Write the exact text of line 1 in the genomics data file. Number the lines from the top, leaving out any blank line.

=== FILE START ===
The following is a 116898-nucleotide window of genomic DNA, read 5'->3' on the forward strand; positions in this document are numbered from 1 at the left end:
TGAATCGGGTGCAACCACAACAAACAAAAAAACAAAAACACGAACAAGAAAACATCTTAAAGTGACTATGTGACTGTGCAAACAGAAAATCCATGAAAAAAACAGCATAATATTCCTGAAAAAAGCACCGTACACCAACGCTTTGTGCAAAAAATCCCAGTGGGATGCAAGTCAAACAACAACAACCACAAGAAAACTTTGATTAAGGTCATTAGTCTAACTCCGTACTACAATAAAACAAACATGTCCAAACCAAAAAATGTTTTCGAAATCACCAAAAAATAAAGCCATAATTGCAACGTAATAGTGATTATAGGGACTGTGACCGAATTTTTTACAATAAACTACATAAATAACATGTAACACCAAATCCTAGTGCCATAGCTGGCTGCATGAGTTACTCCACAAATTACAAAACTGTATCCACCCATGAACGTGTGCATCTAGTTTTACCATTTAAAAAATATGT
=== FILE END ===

The following is a 116898-nucleotide window of genomic DNA, read 5'->3' on the forward strand; positions in this document are numbered from 1 at the left end: